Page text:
Since 2013, I’ve been working on the Write Aberdeen – Write Regensburg project, a twin city writing initiative which culminated in the launch of a book of new writing at the 2015 May Festival to celebrate the 60th anniversary of the twinning of Aberdeen with its German twin city. The project was born out of an earlier arts project I was involved with called the 100 Words Project which sought to turn Aberdeen’s favourite Doric and Gaelic words into artworks. Interested in possible connections between the use of Doric in Aberdeen and Bavarian in Regensburg, as well as other connections between the cities, I applied for Twin City Funding from Aberdeen City Council to look into developing a project which could celebrate these dialects and cultivate new writing in both cities.
Successful in my funding bid, I visited Regensburg at the end of summer 2013 to meet potential project partners and to get a better sense of the use of Bavarian in the city, and the literary scene in general. Regensburg has around half the population of Aberdeen, but is just as well known for its industrial prowess: many multi-national car and tech companies have bases in Regensburg such as BMW, General Electric, Siemens and Toshiba. However, unlike Aberdeen, it’s hard to tell this when wandering around its spectacular city centre. The medieval Old Town became a UNESCO World Heritage Site in 2006 and is often described as “the northernmost city of Italy”, with its ancient Roman walls, colourful buildings and cobbled streets. What I found most interesting visiting from Aberdeen was the Schottenkirche St Jackob, a Scots monastery founded in the 11th century which has the names of monks hailing from Aberdeen lined across its walls – the links between the cities clearly extending well beyond sixty years…
As well as sightseeing, I had several meetings with Regensburg residents interested in being part of the project: staff at the Volkshochschule (VHS), a popular adult-education centre who match funded the project; arts organisations from across the city; and Helen Stellner, an Aberdeen quine who has lived in Regensburg for several decades teaching English at the VHS and translating works between German and English. I had met Helen once before in Aberdeen, so it was great to chat with her in her own city and discuss the potential of her husband Norbert, owner of local publisher Edition Vulpes, publishing the final book of new writing. Helen has been vital to the project given her understanding of English, German, Bavarian and Doric, which meant the final translations could incorporate all aspects of the standard to non-standard continuum in both languages, as well as all the help she offered in translating food menus! The meetings with those at the VHS and throughout the city also confirmed a couple of other aspects: that we wouldn’t restrict the writers to using dialect, but that it was an option if they wished to do so; that the theme would simply be to write about their home city in prose or poetry; that we would include images of some kind in the final publication.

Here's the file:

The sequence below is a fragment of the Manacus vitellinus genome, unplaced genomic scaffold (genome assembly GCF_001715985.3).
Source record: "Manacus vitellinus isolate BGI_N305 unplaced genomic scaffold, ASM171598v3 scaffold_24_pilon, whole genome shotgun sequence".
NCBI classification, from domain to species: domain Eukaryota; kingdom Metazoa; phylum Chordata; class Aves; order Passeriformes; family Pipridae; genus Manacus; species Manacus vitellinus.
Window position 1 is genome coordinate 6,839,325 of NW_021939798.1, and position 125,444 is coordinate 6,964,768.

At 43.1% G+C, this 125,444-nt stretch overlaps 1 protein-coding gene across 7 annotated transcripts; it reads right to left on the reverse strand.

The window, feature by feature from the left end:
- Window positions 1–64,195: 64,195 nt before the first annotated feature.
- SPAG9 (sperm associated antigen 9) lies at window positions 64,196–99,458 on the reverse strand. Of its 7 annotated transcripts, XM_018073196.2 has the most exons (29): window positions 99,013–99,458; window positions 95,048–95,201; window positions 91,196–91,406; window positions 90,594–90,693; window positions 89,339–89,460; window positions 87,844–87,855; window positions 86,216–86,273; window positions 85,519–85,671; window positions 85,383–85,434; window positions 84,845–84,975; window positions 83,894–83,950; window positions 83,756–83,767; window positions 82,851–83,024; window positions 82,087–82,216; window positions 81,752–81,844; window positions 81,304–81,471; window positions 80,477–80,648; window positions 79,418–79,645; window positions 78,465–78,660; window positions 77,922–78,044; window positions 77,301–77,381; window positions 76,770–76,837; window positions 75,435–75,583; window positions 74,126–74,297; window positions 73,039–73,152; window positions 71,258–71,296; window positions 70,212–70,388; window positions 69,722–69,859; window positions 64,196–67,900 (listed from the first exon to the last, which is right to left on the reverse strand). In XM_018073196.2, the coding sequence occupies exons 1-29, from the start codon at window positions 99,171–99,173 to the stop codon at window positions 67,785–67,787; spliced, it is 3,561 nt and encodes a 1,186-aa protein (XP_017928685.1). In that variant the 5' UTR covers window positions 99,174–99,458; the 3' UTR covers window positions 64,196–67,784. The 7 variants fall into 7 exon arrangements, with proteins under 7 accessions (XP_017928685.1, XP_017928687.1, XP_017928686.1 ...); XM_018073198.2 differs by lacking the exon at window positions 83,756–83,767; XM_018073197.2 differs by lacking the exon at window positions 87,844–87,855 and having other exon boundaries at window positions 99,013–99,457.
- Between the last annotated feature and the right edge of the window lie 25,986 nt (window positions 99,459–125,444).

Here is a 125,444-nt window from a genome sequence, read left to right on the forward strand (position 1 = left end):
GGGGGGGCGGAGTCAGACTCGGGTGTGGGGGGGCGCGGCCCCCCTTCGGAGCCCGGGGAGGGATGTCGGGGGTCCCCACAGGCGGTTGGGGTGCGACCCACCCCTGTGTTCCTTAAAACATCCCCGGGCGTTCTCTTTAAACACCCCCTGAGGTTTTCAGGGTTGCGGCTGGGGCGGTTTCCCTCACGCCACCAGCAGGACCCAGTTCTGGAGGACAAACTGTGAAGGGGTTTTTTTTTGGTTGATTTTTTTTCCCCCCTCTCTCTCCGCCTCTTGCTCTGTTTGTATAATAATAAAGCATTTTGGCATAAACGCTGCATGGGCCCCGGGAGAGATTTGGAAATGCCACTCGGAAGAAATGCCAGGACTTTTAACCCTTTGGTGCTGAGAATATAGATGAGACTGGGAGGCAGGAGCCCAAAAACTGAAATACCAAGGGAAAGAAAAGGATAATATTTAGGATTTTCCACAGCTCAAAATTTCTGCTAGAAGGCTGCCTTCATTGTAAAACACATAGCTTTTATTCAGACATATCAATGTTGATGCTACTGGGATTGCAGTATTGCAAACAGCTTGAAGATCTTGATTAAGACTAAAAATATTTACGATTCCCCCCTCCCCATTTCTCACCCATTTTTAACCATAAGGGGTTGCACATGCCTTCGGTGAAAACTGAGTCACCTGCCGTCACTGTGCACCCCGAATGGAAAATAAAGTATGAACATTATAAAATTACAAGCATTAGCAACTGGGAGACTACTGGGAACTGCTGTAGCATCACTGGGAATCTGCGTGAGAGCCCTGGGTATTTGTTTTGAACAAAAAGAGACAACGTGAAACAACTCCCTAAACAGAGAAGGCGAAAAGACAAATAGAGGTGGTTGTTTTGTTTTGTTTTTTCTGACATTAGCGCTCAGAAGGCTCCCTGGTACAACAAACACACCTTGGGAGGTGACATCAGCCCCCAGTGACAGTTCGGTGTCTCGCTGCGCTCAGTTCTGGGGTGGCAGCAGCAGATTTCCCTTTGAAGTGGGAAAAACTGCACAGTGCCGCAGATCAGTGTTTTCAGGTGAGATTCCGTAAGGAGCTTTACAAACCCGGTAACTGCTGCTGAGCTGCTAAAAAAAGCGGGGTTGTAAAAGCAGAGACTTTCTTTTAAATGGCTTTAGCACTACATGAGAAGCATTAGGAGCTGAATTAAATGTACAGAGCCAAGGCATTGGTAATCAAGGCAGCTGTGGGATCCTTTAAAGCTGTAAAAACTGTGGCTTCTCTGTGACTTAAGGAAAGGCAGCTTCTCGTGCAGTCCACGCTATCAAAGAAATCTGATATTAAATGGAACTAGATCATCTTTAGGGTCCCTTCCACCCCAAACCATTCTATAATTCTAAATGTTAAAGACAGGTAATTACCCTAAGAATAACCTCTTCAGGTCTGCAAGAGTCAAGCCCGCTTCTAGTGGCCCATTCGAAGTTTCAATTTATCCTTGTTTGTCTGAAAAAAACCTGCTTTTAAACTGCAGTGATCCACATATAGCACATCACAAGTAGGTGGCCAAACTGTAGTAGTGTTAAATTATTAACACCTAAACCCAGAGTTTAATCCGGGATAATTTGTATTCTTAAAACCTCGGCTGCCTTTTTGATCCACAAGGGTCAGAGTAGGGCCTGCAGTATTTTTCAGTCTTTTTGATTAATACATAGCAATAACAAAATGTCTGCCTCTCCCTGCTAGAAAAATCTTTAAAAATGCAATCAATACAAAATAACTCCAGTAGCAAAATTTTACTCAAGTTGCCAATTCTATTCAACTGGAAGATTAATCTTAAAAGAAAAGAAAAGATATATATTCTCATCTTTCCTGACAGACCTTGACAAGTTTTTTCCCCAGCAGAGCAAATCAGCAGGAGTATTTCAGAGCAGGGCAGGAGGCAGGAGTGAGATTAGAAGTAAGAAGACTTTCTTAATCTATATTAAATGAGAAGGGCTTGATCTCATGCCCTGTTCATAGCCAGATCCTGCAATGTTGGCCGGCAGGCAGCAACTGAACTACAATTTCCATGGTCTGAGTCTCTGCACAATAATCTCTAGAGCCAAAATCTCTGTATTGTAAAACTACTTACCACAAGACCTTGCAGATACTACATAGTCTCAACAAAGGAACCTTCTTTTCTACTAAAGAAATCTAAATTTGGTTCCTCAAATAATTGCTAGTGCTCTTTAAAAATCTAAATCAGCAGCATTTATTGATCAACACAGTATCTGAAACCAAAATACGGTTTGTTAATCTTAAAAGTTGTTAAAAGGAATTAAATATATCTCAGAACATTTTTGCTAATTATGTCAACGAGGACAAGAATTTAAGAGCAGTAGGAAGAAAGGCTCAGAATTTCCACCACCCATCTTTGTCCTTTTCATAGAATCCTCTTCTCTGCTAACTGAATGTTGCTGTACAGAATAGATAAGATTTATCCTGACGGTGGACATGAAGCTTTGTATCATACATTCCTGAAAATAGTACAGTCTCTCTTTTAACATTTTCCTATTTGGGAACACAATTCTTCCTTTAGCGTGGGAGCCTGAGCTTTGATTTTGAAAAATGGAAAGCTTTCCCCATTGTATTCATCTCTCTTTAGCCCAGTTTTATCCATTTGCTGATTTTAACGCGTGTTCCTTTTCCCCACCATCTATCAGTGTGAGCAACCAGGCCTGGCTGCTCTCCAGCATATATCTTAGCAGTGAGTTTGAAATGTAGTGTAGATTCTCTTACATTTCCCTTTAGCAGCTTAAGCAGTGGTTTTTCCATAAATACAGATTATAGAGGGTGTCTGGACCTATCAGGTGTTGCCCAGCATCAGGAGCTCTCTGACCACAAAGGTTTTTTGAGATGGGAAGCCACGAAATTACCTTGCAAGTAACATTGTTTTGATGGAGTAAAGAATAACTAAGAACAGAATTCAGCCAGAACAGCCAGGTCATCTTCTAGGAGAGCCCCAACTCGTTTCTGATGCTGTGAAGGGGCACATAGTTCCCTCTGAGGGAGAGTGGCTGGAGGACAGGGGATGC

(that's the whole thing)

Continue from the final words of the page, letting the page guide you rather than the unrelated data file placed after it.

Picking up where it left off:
Spurred on by the enthusiasm for the project from residents in both cities, competitions to find the winning pieces of writing were set up, as well as free writing workshops to encourage beginner writers to take pen to paper. For me, this was one of my favourite aspects of the project, as it meant that the funding money would not only benefit the final winning writers, but would also encourage new writing on a larger scale. In the summer of 2014, all three fully-booked workshops took place at Seventeen on Belmont Street, a relatively new arts space for Aberdeen. Each workshop was run by a professional writer and focused on different aspects of writing: Alan Spence ran a ‘writing from experience’ non-fiction workshop, Helen Lynch ran a beginner prose workshop, and Wayne Price ran a poetry workshop focused on ‘writing the city’. It was clear from these workshops that there is a big need for these sort of opportunities in Aberdeen as, outside of academic courses, creative writing has often been overlooked as other artforms have thrived; this need combined with the positive feedback from those who participated led to the decision that all proceeds from the final publication would go towards further free writing projects in the city.